Surgeon General Warns of Bone Break Epidemic

Half of those over 50 to be at osteoporosis risk if nothing's done

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HealthDay Reporter

THURSDAY, Oct. 14, 2004 (HealthDayNews) -- An epidemic of broken bones caused by osteoporosis is inevitable unless older Americans start getting the calcium, vitamin D and physical activity needed to prevent it, the U.S. Surgeon General warned today.

Half of all Americans older than 50 will run the risk of fractures from osteoporosis by 2020 unless they do the right things, Dr. Richard H. Carmona, the Surgeon General, said in Bone Health and Osteoporosis: A Report of the Surgeon General.

The report included ominous statistics: 10 million Americans over the age of 50 have osteoporosis, another 34 million are at risk of developing the condition, and 1.5 million Americans suffer an osteoporosis-related bone fracture every year.

The cost of those fractures is high in money and lives, the report said. About 20 percent of older people who have hip fractures die within a year, some 300,000 people are hospitalized every year with hip fractures, and the direct costs of osteoporotic fractures is $18 billion a year.

"Osteoporosis isn't just your grandmother's disease," Carmona said in a statement. "We all need to take better care of our bones. The good news is that you are never too young or too old to improve your bone health. With healthy nutrition, physical activity every day, and regular medical checkups and screenings, Americans of all ages can have stronger bones and live longer, healthier lives."

The report is the first by the Surgeon General on bone health. It warns that not only osteoporosis but also other bone-weakening conditions such as Paget's disease can take a severe toll on the quality of life of older people.

"This report will shape the way we approach, talk and act about bone diseases," Tommy G. Thompson, U.S. Secretary of Health and Human Services, added in the statement. "The more we learn, the more we realize that so many diseases are preventable, from obesity to many types of cancer and now bone disease."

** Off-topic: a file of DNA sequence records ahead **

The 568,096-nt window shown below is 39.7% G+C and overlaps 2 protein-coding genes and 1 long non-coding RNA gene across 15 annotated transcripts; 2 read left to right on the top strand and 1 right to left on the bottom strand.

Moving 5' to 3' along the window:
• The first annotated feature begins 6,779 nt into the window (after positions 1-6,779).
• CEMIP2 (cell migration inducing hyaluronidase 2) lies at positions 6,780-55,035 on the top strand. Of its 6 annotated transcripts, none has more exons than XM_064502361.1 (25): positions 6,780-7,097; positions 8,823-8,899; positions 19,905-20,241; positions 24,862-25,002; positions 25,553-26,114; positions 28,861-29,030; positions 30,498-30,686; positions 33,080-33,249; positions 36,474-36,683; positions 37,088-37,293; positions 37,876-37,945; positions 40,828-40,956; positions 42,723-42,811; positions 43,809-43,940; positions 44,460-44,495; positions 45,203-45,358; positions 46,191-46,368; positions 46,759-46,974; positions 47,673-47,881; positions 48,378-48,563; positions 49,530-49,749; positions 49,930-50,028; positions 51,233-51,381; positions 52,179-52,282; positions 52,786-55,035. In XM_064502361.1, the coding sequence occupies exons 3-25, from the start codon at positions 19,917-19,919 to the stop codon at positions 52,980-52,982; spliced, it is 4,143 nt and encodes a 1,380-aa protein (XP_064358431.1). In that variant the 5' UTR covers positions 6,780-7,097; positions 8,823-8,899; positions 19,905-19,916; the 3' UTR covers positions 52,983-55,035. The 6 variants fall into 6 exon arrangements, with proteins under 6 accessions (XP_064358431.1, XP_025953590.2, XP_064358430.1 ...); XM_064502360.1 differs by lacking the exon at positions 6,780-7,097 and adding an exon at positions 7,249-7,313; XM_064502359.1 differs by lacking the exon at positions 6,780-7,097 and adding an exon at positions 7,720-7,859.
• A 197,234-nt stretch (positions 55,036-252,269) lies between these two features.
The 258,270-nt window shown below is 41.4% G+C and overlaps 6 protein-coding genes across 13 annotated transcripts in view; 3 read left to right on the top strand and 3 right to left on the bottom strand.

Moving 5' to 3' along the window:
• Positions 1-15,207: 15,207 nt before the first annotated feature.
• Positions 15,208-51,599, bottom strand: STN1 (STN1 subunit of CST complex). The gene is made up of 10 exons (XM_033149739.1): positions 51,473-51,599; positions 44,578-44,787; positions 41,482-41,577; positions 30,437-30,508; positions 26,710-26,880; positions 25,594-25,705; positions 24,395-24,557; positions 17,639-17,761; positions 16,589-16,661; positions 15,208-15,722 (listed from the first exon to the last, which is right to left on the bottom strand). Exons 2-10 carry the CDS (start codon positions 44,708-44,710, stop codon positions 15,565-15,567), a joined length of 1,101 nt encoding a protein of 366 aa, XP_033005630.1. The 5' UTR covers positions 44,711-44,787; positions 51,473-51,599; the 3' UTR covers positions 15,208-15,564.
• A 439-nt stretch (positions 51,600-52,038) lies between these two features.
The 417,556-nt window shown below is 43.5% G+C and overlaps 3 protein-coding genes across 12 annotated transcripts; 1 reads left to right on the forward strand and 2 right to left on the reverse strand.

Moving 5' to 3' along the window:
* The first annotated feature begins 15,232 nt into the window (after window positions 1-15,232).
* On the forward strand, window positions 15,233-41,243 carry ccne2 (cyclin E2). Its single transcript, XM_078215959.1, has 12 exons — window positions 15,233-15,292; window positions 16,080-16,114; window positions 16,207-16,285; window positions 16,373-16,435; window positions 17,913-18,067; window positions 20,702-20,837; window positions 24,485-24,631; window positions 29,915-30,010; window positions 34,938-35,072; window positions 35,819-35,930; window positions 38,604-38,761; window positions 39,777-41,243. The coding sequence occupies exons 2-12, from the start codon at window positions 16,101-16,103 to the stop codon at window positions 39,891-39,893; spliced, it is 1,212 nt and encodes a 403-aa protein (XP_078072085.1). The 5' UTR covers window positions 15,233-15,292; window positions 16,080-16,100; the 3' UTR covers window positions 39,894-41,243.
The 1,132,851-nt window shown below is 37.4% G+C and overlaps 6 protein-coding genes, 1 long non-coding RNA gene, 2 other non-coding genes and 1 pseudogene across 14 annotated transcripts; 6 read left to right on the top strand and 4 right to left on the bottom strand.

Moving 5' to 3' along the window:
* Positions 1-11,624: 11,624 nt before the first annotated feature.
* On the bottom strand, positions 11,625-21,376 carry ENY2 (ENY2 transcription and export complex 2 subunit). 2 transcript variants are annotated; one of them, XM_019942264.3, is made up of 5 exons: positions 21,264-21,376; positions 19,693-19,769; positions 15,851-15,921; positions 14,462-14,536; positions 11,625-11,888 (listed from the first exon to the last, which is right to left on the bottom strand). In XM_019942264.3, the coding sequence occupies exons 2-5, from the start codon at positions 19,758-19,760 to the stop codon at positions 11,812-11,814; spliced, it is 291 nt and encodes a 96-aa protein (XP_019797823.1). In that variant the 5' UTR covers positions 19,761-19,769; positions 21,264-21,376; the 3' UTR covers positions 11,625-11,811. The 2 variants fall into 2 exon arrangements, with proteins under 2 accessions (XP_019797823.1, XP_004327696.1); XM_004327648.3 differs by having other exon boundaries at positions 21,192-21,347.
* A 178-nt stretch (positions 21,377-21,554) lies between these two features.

Older people and their doctors should be alert for the warning signs of bone trouble, said Dr. Lawrence Raisz of the University of Connecticut Health Center, one of the scientific editors of the report.

"Many of my patients had no idea their minor fracture was an indication of a larger problem," Raisz said. "The health-care system can do a better job of helping patients protect themselves from bone disease."

The report included recommendations on ways to maintain bone health:

  • Avoid overweight and engage in physical activity every day -- at least 30 minutes daily for adults and 60 minutes for children, including weight-bearing activities.
  • Look around the home and minimize the risk of falls by removing items that might cause tripping, improve lighting and get regular vision tests.
  • Eat foods rich in calcium, such as milk, green leafy vegetables, soybeans, yogurt and cheese, and get vitamin D by exposure to sunlight and consumption of fortified milk and other foods. Supplements can help achieve the desired intake of 1,000 milligrams of calcium and 200 international units of vitamin D per day for adults under 50.

One study conducted for McNeil Nutritionals, the makers of Viactiv supplements, found that only 23 percent of women were aware that they should have at least 1,000 milligrams of calcium a day.

Those measures are especially important for older women, said Dr. Steven R. Goldstein, professor of obstetrics and gynecology at New York University School of Medicine, because "we just went through an era when women thought that hormone therapy would keep them young forever. Now we know that isn't so. Women who have come off hormone therapy now are at increased risk of bone loss."

The Surgeon General's report "reiterates what physicians like myself have known for decades, that preservation of bone density and bone health is important as a person ages," Goldstein said.

More information

The report is available from the U.S. Surgeon General.

SOURCES: Oct. 14, 2004, prepared statements from Richard H. Carmona, M.D., U.S. Surgeon General; Tommy G. Thompson, U.S. Secretary of Health and Human Services; Lawrence Raisz, M.D., University of Connecticut Health Center; Steven R. Goldstein, M.D., professor of obstetrics and gynecology, New York University School of Medicine, New York Bone Health and Osteoporosis: A Report of the Surgeon General

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